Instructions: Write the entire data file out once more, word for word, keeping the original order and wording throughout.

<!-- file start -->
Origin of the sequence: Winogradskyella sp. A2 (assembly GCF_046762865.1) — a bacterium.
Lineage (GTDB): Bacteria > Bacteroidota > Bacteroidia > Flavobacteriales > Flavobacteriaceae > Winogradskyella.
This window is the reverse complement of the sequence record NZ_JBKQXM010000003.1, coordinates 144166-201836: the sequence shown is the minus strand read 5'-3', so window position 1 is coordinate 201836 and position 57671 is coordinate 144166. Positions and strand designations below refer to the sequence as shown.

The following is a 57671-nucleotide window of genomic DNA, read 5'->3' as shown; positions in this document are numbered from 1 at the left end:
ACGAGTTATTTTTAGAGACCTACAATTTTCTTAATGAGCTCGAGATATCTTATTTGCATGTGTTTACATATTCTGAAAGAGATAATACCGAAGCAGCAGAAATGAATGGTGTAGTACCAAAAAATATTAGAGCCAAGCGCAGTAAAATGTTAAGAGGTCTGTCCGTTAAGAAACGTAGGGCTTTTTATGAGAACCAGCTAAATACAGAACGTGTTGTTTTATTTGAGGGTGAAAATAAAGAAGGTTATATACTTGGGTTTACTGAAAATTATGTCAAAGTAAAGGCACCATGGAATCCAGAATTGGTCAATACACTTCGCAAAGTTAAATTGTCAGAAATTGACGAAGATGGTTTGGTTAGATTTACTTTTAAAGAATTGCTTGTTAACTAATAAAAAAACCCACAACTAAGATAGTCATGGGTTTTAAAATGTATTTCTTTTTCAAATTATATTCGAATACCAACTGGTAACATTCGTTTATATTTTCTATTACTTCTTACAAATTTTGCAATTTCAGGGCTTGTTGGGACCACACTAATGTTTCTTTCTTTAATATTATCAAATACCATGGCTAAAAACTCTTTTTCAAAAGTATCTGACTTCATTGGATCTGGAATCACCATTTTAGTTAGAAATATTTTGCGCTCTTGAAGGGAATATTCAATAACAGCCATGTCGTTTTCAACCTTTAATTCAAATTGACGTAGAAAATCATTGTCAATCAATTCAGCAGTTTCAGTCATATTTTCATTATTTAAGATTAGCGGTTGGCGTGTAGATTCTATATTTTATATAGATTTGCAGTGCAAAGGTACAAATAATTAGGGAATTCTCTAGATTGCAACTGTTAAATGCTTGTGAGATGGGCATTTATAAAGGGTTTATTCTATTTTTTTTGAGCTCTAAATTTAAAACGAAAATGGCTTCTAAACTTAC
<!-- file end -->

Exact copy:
Origin of the sequence: Winogradskyella sp. A2 (assembly GCF_046762865.1) — a bacterium.
Lineage (GTDB): Bacteria > Bacteroidota > Bacteroidia > Flavobacteriales > Flavobacteriaceae > Winogradskyella.
This window is the reverse complement of the sequence record NZ_JBKQXM010000003.1, coordinates 144166-201836: the sequence shown is the minus strand read 5'-3', so window position 1 is coordinate 201836 and position 57671 is coordinate 144166. Positions and strand designations below refer to the sequence as shown.

The following is a 57671-nucleotide window of genomic DNA, read 5'->3' as shown; positions in this document are numbered from 1 at the left end:
ACGAGTTATTTTTAGAGACCTACAATTTTCTTAATGAGCTCGAGATATCTTATTTGCATGTGTTTACATATTCTGAAAGAGATAATACCGAAGCAGCAGAAATGAATGGTGTAGTACCAAAAAATATTAGAGCCAAGCGCAGTAAAATGTTAAGAGGTCTGTCCGTTAAGAAACGTAGGGCTTTTTATGAGAACCAGCTAAATACAGAACGTGTTGTTTTATTTGAGGGTGAAAATAAAGAAGGTTATATACTTGGGTTTACTGAAAATTATGTCAAAGTAAAGGCACCATGGAATCCAGAATTGGTCAATACACTTCGCAAAGTTAAATTGTCAGAAATTGACGAAGATGGTTTGGTTAGATTTACTTTTAAAGAATTGCTTGTTAACTAATAAAAAAACCCACAACTAAGATAGTCATGGGTTTTAAAATGTATTTCTTTTTCAAATTATATTCGAATACCAACTGGTAACATTCGTTTATATTTTCTATTACTTCTTACAAATTTTGCAATTTCAGGGCTTGTTGGGACCACACTAATGTTTCTTTCTTTAATATTATCAAATACCATGGCTAAAAACTCTTTTTCAAAAGTATCTGACTTCATTGGATCTGGAATCACCATTTTAGTTAGAAATATTTTGCGCTCTTGAAGGGAATATTCAATAACAGCCATGTCGTTTTCAACCTTTAATTCAAATTGACGTAGAAAATCATTGTCAATCAATTCAGCAGTTTCAGTCATATTTTCATTATTTAAGATTAGCGGTTGGCGTGTAGATTCTATATTTTATATAGATTTGCAGTGCAAAGGTACAAATAATTAGGGAATTCTCTAGATTGCAACTGTTAAATGCTTGTGAGATGGGCATTTATAAAGGGTTTATTCTATTTTTTTTGAGCTCTAAATTTAAAACGAAAATGGCTTCTAAACTTAC